Holiday season Checkstop charges down by 60%

City police laid 60 per cent fewer charges in Checkstops over the holiday season than the previous year.

The number of people charged in the impaired-driving enforcement stops in December — seven — dropped by nearly the same percentage.

Officers laid 13 charges for being impaired or failing to provide samples that month, compared with 33 in December of 2017.

One reason for the smaller numbers was that police only operated two enhanced Checkstops compared with four the previous December, said acting Sgt. Chris Agren.

That comes down to funding from Alberta Transportation, he said.

“It depends on government funding, I don’t know why that occurs,” said Agren.

“It might not be less funding, sometimes they decide to spread it around to other parts of the year.”

Checkstops, he said, were also activated during Stampede week last year.

An official with Alberta Transportation said Calgary police sought funding for fewer Checkstops.

“This year, the Calgary Police Service has requested funding for five Checkstops in 2018/19, and was allotted $50,000 in funding,” Jamie Friesen said in a statement.

“In the past, the Calgary Police Service requested funding for between four and 10 Checkstops (year-round), and it is up to (police) to decide how much funding to request.”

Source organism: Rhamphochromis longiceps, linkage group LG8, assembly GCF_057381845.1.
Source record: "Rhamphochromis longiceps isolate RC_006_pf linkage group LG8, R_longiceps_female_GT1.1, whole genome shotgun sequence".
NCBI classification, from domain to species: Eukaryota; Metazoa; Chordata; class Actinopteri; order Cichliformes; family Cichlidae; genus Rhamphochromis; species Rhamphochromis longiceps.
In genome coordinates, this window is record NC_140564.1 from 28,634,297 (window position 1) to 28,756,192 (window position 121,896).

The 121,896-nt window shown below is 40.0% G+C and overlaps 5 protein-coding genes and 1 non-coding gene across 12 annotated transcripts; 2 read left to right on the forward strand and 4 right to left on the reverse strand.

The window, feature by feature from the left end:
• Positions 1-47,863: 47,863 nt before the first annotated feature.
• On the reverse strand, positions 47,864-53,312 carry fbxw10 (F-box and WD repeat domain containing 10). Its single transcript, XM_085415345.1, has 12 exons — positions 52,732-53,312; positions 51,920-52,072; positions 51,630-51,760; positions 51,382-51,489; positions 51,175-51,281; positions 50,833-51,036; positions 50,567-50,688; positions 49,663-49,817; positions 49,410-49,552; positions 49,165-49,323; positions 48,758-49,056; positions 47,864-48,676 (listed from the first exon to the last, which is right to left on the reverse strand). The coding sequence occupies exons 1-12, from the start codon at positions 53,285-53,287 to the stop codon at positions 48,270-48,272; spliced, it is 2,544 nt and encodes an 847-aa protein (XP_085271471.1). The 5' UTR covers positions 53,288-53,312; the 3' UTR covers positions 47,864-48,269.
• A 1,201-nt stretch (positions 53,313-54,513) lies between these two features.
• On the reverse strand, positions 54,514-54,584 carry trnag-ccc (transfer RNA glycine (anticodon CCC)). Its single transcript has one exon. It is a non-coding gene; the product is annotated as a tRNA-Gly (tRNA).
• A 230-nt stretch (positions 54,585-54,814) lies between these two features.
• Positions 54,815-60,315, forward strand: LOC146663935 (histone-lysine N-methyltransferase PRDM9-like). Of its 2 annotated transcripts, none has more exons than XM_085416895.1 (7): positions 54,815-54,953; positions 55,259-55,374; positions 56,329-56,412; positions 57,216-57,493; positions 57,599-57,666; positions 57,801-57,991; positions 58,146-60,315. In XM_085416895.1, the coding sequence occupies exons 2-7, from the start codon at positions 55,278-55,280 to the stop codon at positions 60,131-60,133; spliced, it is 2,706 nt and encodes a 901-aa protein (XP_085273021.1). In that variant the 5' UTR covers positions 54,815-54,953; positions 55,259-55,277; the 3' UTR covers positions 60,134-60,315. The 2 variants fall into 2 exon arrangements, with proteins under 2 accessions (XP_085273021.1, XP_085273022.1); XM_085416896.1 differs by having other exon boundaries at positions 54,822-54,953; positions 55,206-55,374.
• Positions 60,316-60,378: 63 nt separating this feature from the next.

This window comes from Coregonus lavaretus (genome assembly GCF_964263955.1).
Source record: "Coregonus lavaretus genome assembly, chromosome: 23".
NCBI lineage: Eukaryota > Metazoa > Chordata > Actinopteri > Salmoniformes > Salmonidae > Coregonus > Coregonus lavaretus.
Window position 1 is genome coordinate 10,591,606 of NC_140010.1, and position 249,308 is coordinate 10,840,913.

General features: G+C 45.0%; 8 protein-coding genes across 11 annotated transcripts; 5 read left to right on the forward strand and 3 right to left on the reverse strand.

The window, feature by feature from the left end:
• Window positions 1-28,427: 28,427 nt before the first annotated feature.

Provincewide, the ministry has allocated $425,000 for that enforcement this year, an increase of $112,000 over 2017-18, he said.

And while Agren agrees the presence of Checkstops is a prime deterrent to driving drunk or stoned, he said he’s not disappointed with that allocation of resources.

That’s because fewer people are getting behind the wheel impaired, another reason for the smaller number of charges, he said.

“Culturally, it’s becoming something that people aren’t going to gamble on anymore,” he said.

“People are more cognizant about Checkstops, particularly in the Christmas season.”

Agren said one six-hour shift with the Checkstop at two locations in the inner-city at the start of Christmas party season in December resulted in only a few licence suspensions.

Greater powers that took effect Dec. 18, allowing police to demand a breath sample from motorists stopped for other alleged infractions, have also resulted in more impaired charges being laid, said Agren.

A weeklong shift by the traffic unit now results in one or two impaired charges from that Mandatory Alcohol Screening requirement, “when before that, we might have had none.”

“It’s resulted in more impaired-driving investigations . . . I think it’s a great deterrent,” he said.

In addition to the charges, city police also handed out 46 licence suspensions to drivers below the legal blood-alcohol limit of .08 but above the .05 level.

That number in December 2017 was 58.

The Calgary Police Service said they weren’t able to identify the number of alleged offences involving drug impairment because they’re awaiting toxicology lab results.

Agren said he hasn’t seen a change in the frequency of suspected cannabis-impaired motorists since recreational use of marijuana became legal last Oct. 17.

“I haven’t seen a lot of drug impairment after legalization but I hadn’t seen a lot of it before that law, either,” he said.

City police aren’t about to adopt the use of roadside drug screening devices any time soon, he said, and will continue to rely on the physical sobriety test.

BKaufmann@postmedia.com

on Twitter: @BillKaufmannjrn

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